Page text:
If truth reigned supreme, and media platforms could do little to sway us from seeing reality clearly, the richest people on the planet would not be investing their money in buying their own bit of real estate in the media landscape.

But then again, if we could all see reality clearly – unclouded by corporate media interference – there wouldn’t be any billionaires. We would have understood that their extreme wealth was too much of a threat to be allowed, that their fortunes could too easily be turned against us, buying our politicians and turning our democracies into increasingly hollow shells, stripped of the good things we intended.

If billionaires weren’t making fortunes from weapons sales, we surely wouldn’t be endlessly cheering on wars.

If billionaires didn’t demand the right to buy politicians, we might be more ready to address our dysfunctional political and media systems.

If billionaires weren’t profiting from the destruction of the natural world, we might be having a more realistic conversation about the impending extinction of our species.

Censorship as panacea

But, unable to maintain their attention on the structural deformations caused by the rule of the billionaires, left-liberals like Monbiot and Chakrabortty keep deflecting to the cause of censorship. They speak of unspecified “curbs” and approve of blocking “Russian news sources” as though this is the panacea for society’s ills.

The point they have obscured is that misinformation spread by Twitter users pales in comparison to the disinformation that constantly batters us from corporate news outlets, like The Guardian newspaper they work for. (Disinformation is misinformation with deception or manipulation as its intent.)

Disinformation such as making us believe that the West’s many illegal wars of aggression, like the one against Iraq, were defensive, or mistakes, or to promote democracy. Or that such illegal wars cannot be compared to the wars of aggression committed by “enemy” states.

Disinformation such as persuading us that we have Trump-voting “deplorables” because of social media “fake news” rather than growing disenchantment with liberal political systems in thrall to billionaires – systems that serve the super-rich while imposing austerity on the rest of us.

Disinformation that for decades has allowed climate denial lobbies – secretly but handsomely funded by billionaires – to conceal from us the findings of the billionaires’ own scientists, which show we are hurtling towards a climate breakdown tipping point.

And the continuing disinformation that makes us believe the Green New Deals we have been offered are designed to save us, rather than the billionaires’ profits, from extinction.

Latest Darth Vader

But significantly, the reason Twitter users spread more trivial forms of misinformation is that, after a lifetime spent in the billionaires’ bubbles of disinformation, we struggle to anchor ourselves to reality.

Awash in corporate disinformation, we are credulous in the face of simple, easily digestible stories: ones that require us to cheer either for Team Musk or for Team Gates, Donald Trump or Joe Biden, the Rebel Alliance, or the latest Darth Vader. We cannot make sense of a world so corrupt, so divided, so harsh. Instead, we are drawn to simplistic narratives of good vs. evil, right vs. wrong.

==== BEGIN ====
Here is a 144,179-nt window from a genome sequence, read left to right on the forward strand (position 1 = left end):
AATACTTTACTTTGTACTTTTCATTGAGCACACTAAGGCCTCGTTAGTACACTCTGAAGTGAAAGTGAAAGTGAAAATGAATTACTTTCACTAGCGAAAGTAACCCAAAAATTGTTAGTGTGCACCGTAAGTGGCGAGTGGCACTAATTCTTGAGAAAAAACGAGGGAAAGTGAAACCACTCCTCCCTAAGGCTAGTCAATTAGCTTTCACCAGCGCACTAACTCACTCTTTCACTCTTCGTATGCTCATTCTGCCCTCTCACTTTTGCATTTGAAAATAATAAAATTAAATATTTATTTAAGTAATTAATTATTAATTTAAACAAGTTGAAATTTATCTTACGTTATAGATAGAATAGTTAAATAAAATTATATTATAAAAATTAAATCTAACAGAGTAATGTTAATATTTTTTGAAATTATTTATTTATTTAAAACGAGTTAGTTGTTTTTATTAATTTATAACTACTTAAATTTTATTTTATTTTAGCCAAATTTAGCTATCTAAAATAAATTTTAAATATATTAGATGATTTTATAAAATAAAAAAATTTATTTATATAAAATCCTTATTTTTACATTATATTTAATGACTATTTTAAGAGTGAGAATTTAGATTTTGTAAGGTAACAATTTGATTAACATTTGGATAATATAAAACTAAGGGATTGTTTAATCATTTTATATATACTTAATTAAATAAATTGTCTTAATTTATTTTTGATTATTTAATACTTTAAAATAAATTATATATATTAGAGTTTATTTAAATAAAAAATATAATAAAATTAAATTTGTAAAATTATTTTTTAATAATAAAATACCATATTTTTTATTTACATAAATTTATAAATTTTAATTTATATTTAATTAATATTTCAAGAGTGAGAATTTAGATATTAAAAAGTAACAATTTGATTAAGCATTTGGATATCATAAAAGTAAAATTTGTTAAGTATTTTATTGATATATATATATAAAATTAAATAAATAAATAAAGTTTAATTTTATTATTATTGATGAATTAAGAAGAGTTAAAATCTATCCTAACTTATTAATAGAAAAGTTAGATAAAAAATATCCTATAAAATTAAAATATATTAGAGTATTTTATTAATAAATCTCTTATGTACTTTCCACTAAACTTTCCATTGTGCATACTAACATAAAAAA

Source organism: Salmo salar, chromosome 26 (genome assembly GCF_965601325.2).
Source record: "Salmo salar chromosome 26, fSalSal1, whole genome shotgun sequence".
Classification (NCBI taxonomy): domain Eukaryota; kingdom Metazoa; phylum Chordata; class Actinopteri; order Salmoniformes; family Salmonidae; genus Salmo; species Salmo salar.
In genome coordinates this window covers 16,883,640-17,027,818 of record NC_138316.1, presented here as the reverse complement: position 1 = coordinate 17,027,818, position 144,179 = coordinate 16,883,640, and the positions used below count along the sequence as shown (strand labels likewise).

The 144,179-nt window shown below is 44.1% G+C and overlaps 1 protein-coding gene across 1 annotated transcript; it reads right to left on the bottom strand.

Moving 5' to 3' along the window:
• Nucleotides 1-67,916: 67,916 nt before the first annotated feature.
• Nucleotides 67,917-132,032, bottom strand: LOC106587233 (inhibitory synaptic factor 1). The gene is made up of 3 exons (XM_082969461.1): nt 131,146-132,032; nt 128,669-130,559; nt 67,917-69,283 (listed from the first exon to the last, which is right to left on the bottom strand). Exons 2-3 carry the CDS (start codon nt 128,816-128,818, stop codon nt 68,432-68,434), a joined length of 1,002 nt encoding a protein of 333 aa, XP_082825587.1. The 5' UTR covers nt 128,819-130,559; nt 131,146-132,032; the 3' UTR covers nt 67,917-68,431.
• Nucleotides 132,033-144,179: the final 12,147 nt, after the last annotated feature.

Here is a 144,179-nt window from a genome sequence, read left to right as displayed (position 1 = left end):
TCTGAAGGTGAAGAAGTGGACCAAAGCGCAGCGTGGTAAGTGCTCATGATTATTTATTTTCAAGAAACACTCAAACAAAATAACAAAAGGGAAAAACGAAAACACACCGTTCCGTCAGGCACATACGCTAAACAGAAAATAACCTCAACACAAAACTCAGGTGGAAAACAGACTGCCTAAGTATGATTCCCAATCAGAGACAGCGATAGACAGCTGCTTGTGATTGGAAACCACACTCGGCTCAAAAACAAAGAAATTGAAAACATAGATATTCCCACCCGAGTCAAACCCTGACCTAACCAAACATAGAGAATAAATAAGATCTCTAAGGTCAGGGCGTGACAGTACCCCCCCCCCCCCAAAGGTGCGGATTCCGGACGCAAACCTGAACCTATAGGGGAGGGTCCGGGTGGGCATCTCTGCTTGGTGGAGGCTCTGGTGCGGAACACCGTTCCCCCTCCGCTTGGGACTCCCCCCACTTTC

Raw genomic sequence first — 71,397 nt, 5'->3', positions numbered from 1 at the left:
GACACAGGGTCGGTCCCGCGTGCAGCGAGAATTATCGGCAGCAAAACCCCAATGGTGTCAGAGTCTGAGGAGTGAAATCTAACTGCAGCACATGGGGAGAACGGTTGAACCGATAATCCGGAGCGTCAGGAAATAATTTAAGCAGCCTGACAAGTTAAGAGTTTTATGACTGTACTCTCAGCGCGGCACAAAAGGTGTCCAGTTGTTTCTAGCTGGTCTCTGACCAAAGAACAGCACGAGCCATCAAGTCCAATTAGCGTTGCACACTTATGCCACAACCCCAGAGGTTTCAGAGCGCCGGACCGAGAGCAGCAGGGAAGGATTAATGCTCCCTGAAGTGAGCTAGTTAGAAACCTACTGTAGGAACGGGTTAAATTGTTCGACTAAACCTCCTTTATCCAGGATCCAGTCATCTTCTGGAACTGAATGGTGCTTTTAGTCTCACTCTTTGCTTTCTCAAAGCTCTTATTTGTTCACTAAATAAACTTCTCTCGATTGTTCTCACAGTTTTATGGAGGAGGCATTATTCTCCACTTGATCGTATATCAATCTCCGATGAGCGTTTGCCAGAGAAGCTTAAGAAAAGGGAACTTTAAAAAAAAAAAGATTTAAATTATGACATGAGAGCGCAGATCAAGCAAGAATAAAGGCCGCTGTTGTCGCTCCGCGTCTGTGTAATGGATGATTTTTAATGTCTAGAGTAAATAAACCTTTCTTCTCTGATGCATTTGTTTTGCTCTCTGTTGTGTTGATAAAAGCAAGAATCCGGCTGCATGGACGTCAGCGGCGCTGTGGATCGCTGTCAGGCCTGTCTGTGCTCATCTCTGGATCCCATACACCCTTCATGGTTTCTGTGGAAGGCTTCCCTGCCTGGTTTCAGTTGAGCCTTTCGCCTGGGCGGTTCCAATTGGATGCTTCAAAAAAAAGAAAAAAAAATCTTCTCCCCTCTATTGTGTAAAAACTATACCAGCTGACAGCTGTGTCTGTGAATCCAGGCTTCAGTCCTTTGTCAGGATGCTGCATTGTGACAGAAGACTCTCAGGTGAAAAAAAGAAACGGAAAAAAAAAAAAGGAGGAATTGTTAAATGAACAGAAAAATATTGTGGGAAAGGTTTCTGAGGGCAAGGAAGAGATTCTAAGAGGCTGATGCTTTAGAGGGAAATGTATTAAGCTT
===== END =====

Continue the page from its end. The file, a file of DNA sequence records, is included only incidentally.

And the most simplistic of all these narratives are the ones that undergird the sense of collective virtue of our society and our tribe.

If our wars are different from their wars, then the difference must be that Putin is a madman or a megalomaniac. And before we know it, we are starting to imagine that there is something inherently backward or bloodthirsty about the Russian psyche. The arms dealers – and behind them the billionaires – can once again lick their lips in delight.

Or if people are too stupid to see through a Trump, it must mean we need more censorship, more of those undefined “curbs.”

The unstated logic is that, if we can blank out some types of information, the “deplorables” who are susceptible to the wrong kind will gradually be won back to the status quo. Like victims of a cult, they can be deprogrammed through an absence of exposure. Deprived of a Trump, they will become standard-bearers for a Biden.

And if that fails … well, these same liberals will be cheering on whatever other forms of authoritarianism are needed to “curb” the threat.

But Monbiot and Chakrabortty’s veiled advocacy for censorship will not save our thread-bare democracies. It is exactly where the most powerful forces in our society want things heading: not towards a more pluralistic, open, and transparent media, but towards a more tightly controlled and policed one.

We know where this leads because we are already firmly on this path. Anyone not backing the flow of arms to Ukraine must have been influenced by Russian disinformation. Anyone critical of Big Pharma’s profiteering is colluding in vaccine hesitancy. Anyone supporting socialism and criticizing the wealthy elite must harbor antisemitic tendencies.

Footsoldiers for the rich

The debate has been polarized yet again into one in which we must pick one of two unappealing sides. Either a Twitter ruled by a shadowy cabal of billionaires limiting our exposure to information by manipulating the algorithms in secret, or one ruled by a single, outsize, fickle ego who promises a bigger information marketplace and a little more transparency – until he doesn’t.

Liberals, because they distrust the deplorables, want to stamp out the chaos of populism and ensure that nice, philanthropic billionaires like Gates decide what is best for us.

And conservatives, because they distrust liberals, want to let a maverick, more brashly self-aggrandizing billionaire like Musk decide what should be allowed.

Team Musk vs. Team Gates.

We are now deep in the trenches of an information war. Who should be allowed to speak? Whatever we might imagine, the victors will once again be the billionaires – until we stop recruiting ourselves to be their footsoldiers.